FDISK.EXE HIDDEN PARAMETERS
- BACKUP ALL YOUR DATA TO A SAFE LOCATION FIRST!
- Use ALL FDISK.EXE command line switches with CAUTION, ONLY from native/real MS-DOS mode, NOT from a Windows DOS box/session, even full screen!
- FDISK /FPRMT [Windows 95B OSR2 + MS-DOS 7.10 and above ONLY]
FDISK /FPRMT bypasses the FDISK startup screen, but enables interactive FAT16/FAT32 support. This can be used to force FDISK to create FAT32 partitions smaller than 512 MB, normally not possible by default.
- FDISK x /PRI:n (/PRIO:n) /EXT:n /LOG:n (/LOGO:n) [MS-DOS 6.00 and above ONLY]
FDISK x /PRI:n (or /PRIO:n) /EXT:n /LOG:n (or /LOGO:n) MUST be used together for proper operation. Meaning:
If using FAT16 maximum size allowed is 2,047 MB (2 GigaBytes).
- x = drive number: 1, 2, 3... etc. Drive 1 corresponds to the 1st hard disk installed (C), drive 2 to second hard disk (D)... etc.
- /PRI:n = creates a primary partition of size n (in MegaBytes) and makes it bootable (active).
- /PRIO:n = creates a primary partition of size n (in MegaBytes) and makes it bootable (active) while overriding FAT16/FAT32.
- /EXT:n = creates an extended partition of size n (in MegaBytes) which holds logical partition(s).
- /LOG:n = creates a logical drive in the extended partition of size n (in MegaBytes).
- /LOGO:n = creates a logical drive in the extended partition of size n (in MegaBytes) while overriding FAT16/FAT32.
If using FAT32 maximum size allowed is 2,047 GB (2 TeraBytes).
- Maximum partition size MUST be equal to or smaller than existing free disk space.
- /EXT:n and /LOG:n (or /LOGO:n) partition sizes MUST be identical.
- Only one FDISK "LOG" is allowed per EACH logical drive! Therefore on computers with more than one logical drive you MUST run a separate FDISK x /LOG:n (or /LOGO:n) command for EACH installed drive.
- ONLY IF using Windows 95B OSR 2.0 + MS-DOS 7.10 or newer: /PRI:n and /LOG:n default to FAT32 on partitions larger than 512 MB, or to FAT16 on partitions smaller than 512 MB. /PRIO:n and /LOGO:n default to FAT16 even on partitions larger than 512 MB, same as older MS-DOS 5.00/6.xx FDISK.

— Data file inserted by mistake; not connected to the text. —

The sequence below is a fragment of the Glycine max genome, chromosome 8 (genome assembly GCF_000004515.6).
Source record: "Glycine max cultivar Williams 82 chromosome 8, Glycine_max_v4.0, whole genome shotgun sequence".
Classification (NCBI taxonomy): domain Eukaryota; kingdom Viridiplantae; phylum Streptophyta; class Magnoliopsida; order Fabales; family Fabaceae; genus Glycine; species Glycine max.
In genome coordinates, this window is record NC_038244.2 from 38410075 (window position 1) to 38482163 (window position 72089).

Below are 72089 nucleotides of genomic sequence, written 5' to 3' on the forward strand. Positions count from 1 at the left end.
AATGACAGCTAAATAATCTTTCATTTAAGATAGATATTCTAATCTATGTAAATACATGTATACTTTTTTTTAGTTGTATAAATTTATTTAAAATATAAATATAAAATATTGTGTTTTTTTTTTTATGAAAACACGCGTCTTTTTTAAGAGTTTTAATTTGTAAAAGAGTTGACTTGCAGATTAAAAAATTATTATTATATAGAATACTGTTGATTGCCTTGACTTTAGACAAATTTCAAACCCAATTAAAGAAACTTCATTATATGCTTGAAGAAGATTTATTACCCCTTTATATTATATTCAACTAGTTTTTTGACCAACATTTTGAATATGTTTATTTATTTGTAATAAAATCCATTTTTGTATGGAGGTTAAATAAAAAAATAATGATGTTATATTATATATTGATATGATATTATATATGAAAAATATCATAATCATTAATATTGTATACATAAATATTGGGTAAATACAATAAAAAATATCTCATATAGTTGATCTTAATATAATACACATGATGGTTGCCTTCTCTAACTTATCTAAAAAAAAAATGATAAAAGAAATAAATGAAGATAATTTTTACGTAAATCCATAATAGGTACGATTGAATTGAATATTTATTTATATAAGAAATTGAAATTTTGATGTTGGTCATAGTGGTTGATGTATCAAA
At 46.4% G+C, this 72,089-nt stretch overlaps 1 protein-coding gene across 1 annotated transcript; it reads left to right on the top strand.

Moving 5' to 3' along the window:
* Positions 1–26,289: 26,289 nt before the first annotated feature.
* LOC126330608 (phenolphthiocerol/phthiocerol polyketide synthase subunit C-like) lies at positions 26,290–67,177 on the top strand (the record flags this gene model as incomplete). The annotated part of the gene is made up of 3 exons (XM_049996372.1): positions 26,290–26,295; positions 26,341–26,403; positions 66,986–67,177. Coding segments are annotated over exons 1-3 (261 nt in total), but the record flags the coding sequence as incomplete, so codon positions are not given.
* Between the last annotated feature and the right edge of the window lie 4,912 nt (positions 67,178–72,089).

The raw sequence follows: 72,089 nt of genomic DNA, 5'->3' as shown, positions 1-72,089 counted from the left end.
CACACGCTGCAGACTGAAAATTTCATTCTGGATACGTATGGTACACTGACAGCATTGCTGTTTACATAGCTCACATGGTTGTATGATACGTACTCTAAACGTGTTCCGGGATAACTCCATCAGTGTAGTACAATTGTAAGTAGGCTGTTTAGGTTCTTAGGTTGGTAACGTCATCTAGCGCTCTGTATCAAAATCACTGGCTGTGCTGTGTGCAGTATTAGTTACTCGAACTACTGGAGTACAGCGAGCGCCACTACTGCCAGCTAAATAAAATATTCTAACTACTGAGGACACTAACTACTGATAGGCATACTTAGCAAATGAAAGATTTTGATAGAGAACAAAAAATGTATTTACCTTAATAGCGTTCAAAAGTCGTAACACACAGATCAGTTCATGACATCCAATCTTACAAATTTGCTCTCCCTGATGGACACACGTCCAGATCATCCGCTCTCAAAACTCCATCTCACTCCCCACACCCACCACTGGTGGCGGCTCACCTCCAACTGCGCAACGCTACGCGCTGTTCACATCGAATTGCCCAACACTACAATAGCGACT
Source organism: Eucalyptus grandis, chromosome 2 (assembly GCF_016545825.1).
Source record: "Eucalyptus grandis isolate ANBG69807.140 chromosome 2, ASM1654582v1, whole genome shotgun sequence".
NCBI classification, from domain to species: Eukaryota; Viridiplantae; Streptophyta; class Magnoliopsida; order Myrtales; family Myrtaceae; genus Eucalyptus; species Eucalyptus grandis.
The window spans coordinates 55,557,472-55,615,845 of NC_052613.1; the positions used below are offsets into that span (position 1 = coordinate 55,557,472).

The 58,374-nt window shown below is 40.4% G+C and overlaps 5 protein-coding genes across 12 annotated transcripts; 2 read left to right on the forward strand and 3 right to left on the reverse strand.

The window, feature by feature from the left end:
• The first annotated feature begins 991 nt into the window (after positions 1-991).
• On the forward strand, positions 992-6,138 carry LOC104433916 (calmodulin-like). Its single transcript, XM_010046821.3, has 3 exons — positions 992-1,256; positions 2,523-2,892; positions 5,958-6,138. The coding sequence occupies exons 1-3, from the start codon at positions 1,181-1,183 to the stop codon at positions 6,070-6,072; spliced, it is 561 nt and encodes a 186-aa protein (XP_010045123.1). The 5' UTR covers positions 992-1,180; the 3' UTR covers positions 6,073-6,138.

- ONLY Windows 95B/95C OSR 2.x, 98, 98 SE(U), 2000, ME, XP and 2003 support FAT32.
- Use /LOGO:n instead of /LOG:n and/or /PRIO:n instead of /PRI:n to ignore FAT information in case of disk access errors.
- FDISK /MBR [MS-DOS 6.00 and above ONLY]
FDISK /MBR recreates the boot sector of the first (bootable) hard disk overwriting it with a fresh copy, by writing a new Master Boot Record (MBR) based on existent disk structure, without altering the partition table information.
Can be used to repair a damaged/corrupted MBR (i.e. by a virus).
WARNING: Writing the master boot record to the hard disk in this manner can render certain hard disks partitioned with SpeedStor unusable! It can also cause problems for some dual-boot programs (including Windows 95) or for disks with more than 4 partitions!
DEFINITION of MBR:
During the bootup sequence, at the end of the ROM BIOS bootstrap routine, the BIOS will read and execute the first physical sector of the first available floppy or hard drive on the system. This sector is called the Master Boot Record (MBR), or Master Boot Block (MBB), or Partition Table.
A small program is stored at the beginning of this sector and the partition table is stored at the end of this sector. This program uses the available partition information to determine which partition is bootable (usually the first primary DOS/WIN partition) and attempts to boot from it.
NOTE: The largest partition MS-DOS beginning with release 5.00 and up to Windows 95a OSR1 versions of FDISK can create/recognize is 2 GB (GigaBytes).
The 2 GB partition limit has been overcome by Microsoft (FINALLY!), beginning with Windows 95B OSR 2.0. Named the FAT32 file system, it supports partitions/drives up to 2 TB (TeraBytes).
Windows NT4/2000/XP/2003 have their own 32-bit protected file system called NTFS, INCOMPATIBLE with FAT32 or FAT16!
WINDOWS 95 AND 95a OSR1 "MBR REFRESH" BUG
There is a problem when installing a new hard drive on your system under Windows 95 [original retail] or 95a OSR1 [upgraded with SP1].
If you upgraded from MS-DOS 5.00 (or earlier), your primary hard disk, formatted under your old version of MS-DOS, contains the MBR (the Master Boot Record, also called the boot sector) written by the hard disk formatting utility (FDISK) provided with MS-DOS. When you add another hard disk under Win95, you format and partition it with the Win95/OSR1 (MS-DOS 7.00) version of FDISK.
This means that each drive was formatted and partitioned under a different OS, but Windows 95/OSR1 WON'T RECOGNIZE YOUR DRIVE! There is nothing wrong, don't panic. :) It's "just" another glitch in the OS, something Microsoft overlooked! :(